True fact: IT organizations tend to perish because they don't communicate enough about all of the fantastic work that they do to save money, enhance the customer and employee experience, and create new business opportunities. I have gotten better over the years about highlighting the good work of the IT organization that I am responsible for, but I am still pretty horrible at what pessimists would call self promotion, or as optimists might say, telling my own story. A mentor of mine once took me to task for not "telling my story" more, pointing out that staff wants and needs to be inspired by their boss. Sometimes you learn most by entering your zone of discomfort. So, maybe WDS will help me tell that story a bit better.
I can also already tell that there will be learnings to be had about digital lifestyle. For example, one attendee tells how she runs two companies and raises three children by being a digital entrepreneur. At large enterprises, we like to think that we can lure the best and brightest. But can we? Only the other day, a woman at a large consumer products company was telling me how they don't allow people to work from home until they've worked for the company for at least a year. "You've got to earn the privilege," she said. Translation: "We assume that you're stupid and lazy until proven otherwise, and we judge people by the hours that your butt is in the seat instead of your productivity."
But in a world where there are starting to be ways to earn a living outside of a large organization telling you where you need to do your work, maybe the best, brightest, most motivated and creative people will tell you to stick your "earn the privilege" where the sun don't shine, and go out and make money on their own.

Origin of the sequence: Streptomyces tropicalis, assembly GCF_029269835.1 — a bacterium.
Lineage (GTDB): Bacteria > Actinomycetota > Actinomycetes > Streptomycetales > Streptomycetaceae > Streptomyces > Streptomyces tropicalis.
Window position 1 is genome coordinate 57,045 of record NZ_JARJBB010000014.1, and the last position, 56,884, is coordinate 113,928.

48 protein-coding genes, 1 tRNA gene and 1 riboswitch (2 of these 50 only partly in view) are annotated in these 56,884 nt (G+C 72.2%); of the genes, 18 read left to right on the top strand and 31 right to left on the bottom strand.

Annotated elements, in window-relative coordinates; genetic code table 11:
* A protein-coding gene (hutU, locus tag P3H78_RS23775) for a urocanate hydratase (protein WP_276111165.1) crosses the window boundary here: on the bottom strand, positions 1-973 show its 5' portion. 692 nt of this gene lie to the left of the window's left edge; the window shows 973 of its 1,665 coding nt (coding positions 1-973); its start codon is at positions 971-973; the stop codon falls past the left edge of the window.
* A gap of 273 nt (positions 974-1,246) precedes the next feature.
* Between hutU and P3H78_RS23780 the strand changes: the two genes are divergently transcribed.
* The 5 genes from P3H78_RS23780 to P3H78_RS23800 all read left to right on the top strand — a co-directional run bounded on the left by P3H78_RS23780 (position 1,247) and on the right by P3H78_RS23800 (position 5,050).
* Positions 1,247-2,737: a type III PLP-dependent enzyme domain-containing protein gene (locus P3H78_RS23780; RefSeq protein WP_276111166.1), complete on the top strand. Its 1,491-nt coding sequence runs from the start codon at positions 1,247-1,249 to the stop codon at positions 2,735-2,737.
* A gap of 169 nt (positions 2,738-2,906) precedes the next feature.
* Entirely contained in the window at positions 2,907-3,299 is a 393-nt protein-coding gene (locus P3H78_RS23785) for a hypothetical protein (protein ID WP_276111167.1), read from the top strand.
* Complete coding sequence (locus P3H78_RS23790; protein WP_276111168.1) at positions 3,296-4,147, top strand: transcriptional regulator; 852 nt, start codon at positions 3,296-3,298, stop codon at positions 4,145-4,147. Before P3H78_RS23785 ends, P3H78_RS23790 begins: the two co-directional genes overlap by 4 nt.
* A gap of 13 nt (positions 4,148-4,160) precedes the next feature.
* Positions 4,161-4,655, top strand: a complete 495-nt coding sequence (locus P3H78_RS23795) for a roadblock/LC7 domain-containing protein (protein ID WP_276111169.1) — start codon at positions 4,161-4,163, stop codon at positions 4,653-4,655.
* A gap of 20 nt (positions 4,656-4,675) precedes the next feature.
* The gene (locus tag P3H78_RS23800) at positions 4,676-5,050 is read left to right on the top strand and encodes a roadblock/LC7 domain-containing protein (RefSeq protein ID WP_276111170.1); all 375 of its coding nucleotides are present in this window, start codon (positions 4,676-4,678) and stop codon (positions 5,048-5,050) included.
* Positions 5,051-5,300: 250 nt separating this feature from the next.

It's easy to write off the folks who are doing unconventional things and (let's call it what it is) bragging about themselves in the process. But, as Facebook and Google have stripped away our abilities to have a private life, and as large organizations have made it abundantly clear that, while loyalty is expected to the organization, the organization will never love you back, maybe this over-telling and self promotion is the right answer to helping us all create our best professional and personal lives. Maybe the notion that having a personal life strategy and telling everyone about it will help us all get what we're looking for. If there really is an answer to be had about how to have an awesome life with the resources you need among the hawkers and peddlers of self-help and braggadocio, seems like WDS is the place to get it.
Jonathan Feldman is a contributing editor for InformationWeek and director of IT services for a rapidly growing city in North Carolina. Write to him at email@example.com or at @_jfeldman.
At this year's InformationWeek 500 Conference, C-level execs will gather to discuss how they're rewriting the old IT rulebook and accelerating business execution. At the St. Regis Monarch Beach, Dana Point, Calif., Sept. 9-11.
In this special, sponsored radio episode we’ll look at some terms around converged infrastructures and talk about how they’ve been applied in the past. Then we’ll turn to the present to see what’s changing.